Molecules in the ‘X-C≡N’ chemical family serve as markers for chemical processes happening in various regions of space and are members of the prebiotic molecular pool, which makes them important in astrochemistry and astrobiology. Although these kinds of molecules have been identified in the interstellar medium, cometary comae, plumes of Enceladus, meteorites, and around young stellar objects, it is not clear which mechanisms are responsible for their formation. However, it has been suggested that they may serve as precursors to prebiotically important compounds, such as amino acids and nucleobases. In this work, a theoretical computational study was conducted using quantum mechanical approaches to predict properties of sixteen astrochemically relevant ‘X-C≡N’ molecules. To perform this study, General Atomic and Molecular Electronic Structure System (GAMESS(US)) and AutoGAMESS software were used to calculate optimized geometries, harmonic vibrational frequencies, infrared intensities, and Raman activities of each molecule using density functional theory (BLYP, B3LYP, PBE, and PBE0) and second order Møller-Plesset perturbation theory (MP2, SCS-MP2) paired with several basis sets (6-311++G(d,p), def2QZVPD, Sadlej-pVTZ, and aug-cc-pVQZ). Geometries and frequencies were additionally calculated using coupled cluster approaches (CCSD, CCSD(T), and CCSD(2)T) to help assess accuracy and reliability of the other calculations. For many of these species, experimentally and computationally determined Raman activities have not been reported in the literature. We assess the reliability of our calculations in comparison to previous works and discuss how the implementation of both Raman and infrared spectroscopy can offer new insights into potential reaction mechanisms linking these prebiotically relevant compounds.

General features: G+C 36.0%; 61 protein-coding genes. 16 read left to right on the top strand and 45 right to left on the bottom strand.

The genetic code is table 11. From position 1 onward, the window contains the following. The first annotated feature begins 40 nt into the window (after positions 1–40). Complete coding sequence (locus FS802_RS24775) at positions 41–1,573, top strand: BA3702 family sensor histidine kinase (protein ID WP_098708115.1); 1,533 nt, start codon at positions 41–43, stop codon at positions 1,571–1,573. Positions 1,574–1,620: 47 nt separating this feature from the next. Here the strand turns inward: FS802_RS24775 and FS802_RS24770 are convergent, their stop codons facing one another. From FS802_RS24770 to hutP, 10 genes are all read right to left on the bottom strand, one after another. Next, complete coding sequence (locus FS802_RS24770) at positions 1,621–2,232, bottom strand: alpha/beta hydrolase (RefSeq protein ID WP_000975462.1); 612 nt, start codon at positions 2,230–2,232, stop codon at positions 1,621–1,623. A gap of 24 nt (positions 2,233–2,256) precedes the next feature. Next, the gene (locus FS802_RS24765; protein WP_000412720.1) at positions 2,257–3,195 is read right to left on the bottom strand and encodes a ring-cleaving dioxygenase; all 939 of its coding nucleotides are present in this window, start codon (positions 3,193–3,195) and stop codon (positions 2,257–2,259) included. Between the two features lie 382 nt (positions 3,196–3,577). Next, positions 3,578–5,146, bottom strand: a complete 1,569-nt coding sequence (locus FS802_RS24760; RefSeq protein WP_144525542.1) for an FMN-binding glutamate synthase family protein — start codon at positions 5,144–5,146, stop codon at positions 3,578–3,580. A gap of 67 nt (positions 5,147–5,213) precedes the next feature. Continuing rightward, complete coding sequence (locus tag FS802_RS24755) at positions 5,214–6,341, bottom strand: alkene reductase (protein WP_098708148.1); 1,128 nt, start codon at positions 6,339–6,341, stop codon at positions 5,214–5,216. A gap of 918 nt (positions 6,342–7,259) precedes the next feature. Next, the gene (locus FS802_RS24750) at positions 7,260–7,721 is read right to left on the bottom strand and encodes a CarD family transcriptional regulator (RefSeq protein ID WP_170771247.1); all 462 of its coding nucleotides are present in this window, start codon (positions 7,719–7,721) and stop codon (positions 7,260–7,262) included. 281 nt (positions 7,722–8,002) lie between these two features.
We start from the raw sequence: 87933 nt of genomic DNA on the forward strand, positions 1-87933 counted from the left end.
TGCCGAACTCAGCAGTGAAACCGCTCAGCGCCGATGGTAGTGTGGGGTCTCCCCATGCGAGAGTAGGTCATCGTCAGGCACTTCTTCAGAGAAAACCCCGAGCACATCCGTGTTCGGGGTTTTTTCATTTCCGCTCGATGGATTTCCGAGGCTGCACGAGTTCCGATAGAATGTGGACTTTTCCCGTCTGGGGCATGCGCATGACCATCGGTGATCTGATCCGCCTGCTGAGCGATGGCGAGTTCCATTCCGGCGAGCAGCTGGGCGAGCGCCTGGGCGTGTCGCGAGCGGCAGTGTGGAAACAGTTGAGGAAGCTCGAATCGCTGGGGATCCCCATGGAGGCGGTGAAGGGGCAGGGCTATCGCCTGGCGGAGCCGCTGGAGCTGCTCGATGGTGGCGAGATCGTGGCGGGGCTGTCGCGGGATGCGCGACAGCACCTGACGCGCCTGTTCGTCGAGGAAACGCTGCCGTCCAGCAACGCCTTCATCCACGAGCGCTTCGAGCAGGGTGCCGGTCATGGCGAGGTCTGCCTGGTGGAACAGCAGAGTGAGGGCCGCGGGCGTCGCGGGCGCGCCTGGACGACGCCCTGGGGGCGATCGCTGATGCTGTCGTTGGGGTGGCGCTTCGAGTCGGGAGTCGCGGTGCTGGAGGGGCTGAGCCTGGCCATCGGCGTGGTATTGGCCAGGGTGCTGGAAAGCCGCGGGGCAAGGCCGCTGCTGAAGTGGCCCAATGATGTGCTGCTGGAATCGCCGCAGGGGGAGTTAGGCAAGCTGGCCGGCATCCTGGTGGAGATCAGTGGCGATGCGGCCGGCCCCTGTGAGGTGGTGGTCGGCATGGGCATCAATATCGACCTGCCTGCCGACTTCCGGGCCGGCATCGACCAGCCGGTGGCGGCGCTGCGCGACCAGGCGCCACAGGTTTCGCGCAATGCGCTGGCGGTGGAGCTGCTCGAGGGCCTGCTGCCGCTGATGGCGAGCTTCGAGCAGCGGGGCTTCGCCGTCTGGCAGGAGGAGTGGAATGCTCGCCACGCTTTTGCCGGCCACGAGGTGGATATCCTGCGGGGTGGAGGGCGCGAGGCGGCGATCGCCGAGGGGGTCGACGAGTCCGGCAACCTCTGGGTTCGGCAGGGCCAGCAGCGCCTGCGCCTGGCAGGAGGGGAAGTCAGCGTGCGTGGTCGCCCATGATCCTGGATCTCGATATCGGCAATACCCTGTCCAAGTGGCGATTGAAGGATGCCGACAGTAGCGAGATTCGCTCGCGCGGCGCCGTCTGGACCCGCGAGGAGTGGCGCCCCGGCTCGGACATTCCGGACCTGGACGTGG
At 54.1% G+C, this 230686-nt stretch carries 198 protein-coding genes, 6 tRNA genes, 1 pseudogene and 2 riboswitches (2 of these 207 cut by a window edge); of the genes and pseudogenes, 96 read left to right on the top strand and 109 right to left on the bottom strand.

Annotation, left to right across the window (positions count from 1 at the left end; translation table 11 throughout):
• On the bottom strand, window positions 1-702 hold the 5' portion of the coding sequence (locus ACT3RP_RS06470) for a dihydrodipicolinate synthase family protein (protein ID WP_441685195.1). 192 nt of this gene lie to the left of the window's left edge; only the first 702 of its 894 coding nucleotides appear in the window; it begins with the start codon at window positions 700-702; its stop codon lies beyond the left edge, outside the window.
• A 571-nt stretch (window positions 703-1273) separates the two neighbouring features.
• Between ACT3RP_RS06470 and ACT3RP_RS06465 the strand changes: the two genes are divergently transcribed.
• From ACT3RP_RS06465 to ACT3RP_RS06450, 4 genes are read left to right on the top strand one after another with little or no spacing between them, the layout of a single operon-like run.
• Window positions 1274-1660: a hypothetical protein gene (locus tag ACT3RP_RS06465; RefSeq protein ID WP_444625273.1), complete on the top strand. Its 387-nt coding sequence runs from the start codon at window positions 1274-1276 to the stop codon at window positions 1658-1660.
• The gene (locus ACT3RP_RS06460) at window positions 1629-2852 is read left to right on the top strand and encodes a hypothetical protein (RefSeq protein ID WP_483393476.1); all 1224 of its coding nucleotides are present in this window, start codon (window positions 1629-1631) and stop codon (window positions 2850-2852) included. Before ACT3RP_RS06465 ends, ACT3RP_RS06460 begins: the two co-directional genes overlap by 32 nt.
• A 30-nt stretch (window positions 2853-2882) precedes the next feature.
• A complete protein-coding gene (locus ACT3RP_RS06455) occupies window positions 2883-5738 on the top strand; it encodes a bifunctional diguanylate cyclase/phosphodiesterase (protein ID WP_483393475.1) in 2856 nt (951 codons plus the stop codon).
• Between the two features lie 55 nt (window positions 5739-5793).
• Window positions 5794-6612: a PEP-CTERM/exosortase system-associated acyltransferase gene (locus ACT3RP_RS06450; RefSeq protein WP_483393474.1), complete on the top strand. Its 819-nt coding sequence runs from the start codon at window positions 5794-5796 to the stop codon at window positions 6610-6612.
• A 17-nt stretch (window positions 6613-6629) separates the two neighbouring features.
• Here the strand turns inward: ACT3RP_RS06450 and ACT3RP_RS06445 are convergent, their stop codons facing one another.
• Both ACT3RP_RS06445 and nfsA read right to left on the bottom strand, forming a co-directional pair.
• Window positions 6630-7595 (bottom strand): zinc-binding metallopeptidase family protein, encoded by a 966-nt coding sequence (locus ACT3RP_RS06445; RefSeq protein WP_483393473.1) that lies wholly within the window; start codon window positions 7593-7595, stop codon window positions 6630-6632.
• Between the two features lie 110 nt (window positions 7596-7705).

Bachelor of Science (B.S.)
College of Sciences
Length of Campus-only Access
Havel, Riley, "A Computational Study of 'XCN' Molecules: Molecular Geometries, Vibrational Frequencies, Infrared Intentsities, and Raman Activities" (2022). Honors Undergraduate Theses. 1256.